Africa: Educators united to resist privatisation and defend quality public education

published 11 April 2022 updated 13 April 2022

Privatisation, the importance of State funding in public education, and campaigns to combat the privatisation and commercialisation in and of education all came under the spotlight at a recent online forum. Organised by Education International’s Africa Region (EIRAF) office, the webinar focused on the need to resist privatisation and defend quality public education on the continent.

Privatisation is one of the greatest threats to the achievement of the UN’s Sustainable Development Goal (SDG) 4 on quality education and the objectives of the African Union’s Continental Education Strategy for Africa. That is according to EIRAF President, Christian Adai Poku, who opened the EIRAF webinar on 6 April. “Unless this issue is addressed as a matter of urgency, our vision of the ‘Africa We Want’ will remain nothing but a pipe dream for millions of children and youth in the region.”

EIRAF has been mandated by various Congress Resolutions to campaign against privatisation and commercialisation in and of education, he said. In addition, the Global Response to the privatisation and commercialisation in and of education campaign meant that African unionists were able to compel the Government of Liberia to invest in public education.

Despite this and other efforts, privatisation remains one of the biggest challenges in Liberia and elsewhere in Africa, Adai Poku pointed out.

Government failure to invest in public education

He also condemned the fact that many African governments have failed to keep their promise to invest in quality education for all. According to UNESCO’s Global Education Monitoring Report, African governments allocate 4.4 per cent of Gross Domestic Product (GDP) or 16.8 per cent of their national budgets to education. This falls far short of the minimum education financing benchmarks of six per cent of GDP and 20 per cent of the national budget, respectively. This has created space for profit-driven corporates and their partner foundations, supported by international organisations, to privatise and commercialise education, he added.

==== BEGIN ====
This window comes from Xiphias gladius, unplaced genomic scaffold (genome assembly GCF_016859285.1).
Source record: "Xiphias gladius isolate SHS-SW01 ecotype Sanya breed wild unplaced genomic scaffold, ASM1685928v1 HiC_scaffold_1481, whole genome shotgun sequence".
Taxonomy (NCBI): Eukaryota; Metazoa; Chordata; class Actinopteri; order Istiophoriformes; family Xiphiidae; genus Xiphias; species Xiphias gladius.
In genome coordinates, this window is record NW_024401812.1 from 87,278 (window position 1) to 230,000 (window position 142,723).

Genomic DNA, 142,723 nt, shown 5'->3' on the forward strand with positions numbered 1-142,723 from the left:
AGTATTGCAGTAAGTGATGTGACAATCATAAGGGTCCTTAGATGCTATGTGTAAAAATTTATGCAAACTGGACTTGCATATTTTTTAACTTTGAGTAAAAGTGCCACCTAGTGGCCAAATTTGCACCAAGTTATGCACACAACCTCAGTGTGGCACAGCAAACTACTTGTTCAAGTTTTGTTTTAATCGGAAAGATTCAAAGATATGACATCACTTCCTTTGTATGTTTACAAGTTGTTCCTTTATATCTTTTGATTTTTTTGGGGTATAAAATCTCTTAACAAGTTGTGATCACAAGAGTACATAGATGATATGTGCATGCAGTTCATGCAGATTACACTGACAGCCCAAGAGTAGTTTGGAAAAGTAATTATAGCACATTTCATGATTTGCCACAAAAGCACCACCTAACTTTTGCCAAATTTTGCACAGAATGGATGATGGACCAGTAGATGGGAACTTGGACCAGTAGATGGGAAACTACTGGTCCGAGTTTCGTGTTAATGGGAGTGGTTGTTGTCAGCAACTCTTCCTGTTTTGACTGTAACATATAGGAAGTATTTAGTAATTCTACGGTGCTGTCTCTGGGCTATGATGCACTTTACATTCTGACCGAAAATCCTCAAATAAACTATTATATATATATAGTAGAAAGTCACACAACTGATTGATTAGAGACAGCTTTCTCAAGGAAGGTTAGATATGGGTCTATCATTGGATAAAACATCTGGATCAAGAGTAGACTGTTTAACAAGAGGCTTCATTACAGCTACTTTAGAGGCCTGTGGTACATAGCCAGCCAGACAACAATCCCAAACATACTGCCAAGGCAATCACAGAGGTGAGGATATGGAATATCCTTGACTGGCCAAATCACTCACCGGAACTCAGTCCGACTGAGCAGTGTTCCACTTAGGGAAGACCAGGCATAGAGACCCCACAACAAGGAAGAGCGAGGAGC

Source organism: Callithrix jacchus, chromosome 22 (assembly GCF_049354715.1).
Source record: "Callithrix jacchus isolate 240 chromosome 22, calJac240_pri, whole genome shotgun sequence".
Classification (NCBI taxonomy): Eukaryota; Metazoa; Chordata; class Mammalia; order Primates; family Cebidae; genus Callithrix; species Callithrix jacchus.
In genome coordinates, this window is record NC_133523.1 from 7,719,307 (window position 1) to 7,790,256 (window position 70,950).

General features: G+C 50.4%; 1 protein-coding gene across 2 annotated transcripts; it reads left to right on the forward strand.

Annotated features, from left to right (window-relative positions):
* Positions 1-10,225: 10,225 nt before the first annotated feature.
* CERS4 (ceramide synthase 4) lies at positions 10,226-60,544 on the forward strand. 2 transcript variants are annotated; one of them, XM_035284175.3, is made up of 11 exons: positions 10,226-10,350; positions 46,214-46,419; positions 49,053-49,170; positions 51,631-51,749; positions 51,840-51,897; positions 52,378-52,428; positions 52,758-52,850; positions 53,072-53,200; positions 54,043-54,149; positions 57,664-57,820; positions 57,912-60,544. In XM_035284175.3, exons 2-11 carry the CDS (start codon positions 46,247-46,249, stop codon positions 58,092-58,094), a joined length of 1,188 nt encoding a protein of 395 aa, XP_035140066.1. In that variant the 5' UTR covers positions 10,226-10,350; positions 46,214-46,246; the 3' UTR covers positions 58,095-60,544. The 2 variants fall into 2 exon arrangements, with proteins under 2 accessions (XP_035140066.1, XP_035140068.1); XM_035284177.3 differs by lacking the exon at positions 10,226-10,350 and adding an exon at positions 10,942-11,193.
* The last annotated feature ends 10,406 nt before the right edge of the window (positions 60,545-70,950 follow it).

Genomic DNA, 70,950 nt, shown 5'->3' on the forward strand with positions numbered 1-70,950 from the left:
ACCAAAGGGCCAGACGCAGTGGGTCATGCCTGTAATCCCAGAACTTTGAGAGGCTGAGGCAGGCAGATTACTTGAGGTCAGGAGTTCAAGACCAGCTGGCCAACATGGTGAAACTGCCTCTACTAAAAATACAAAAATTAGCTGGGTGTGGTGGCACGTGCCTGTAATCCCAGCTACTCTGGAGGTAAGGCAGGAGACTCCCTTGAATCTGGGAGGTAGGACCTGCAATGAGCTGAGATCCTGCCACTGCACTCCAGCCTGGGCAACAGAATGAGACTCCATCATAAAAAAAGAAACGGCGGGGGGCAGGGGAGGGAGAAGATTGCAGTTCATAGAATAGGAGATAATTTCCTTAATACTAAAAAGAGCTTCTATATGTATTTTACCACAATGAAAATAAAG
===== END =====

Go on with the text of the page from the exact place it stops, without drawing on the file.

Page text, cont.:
Furthermore, the COVID-19 pandemic has created space for education technology (edtech) businesses to position themselves as providers of digital education solutions. This, coupled with other forms of privatisation and commercialisation of education in Africa, is likely to further threaten the provision of quality public education, leaving rural children, those with disabilities, migrants, refugees, and girls furthest behind.

In her intervention, Education International’s Deputy General Secretary Haldis Holst made it clear that “governments are responsible for fair, progressive taxation systems to finance public education. They must provide inclusive, relevant content in education and answer the needs of teachers.”

Four key paths to educational privatisation

Researcher, Curtis Riep, presented his preliminary findings of a continental survey on privatisation and commercialisation in and of education in Africa. He noted four key privatisation paths:

  1. Privatisation as a structural reform and market response to State incapacity
  2. Privatisation through public-private partnerships
  3. Privatisation through the expansion of low-fee private schools
  4. Privatisation by way of crisis or emergency

He also explained that EIRAF member organisations had identified ke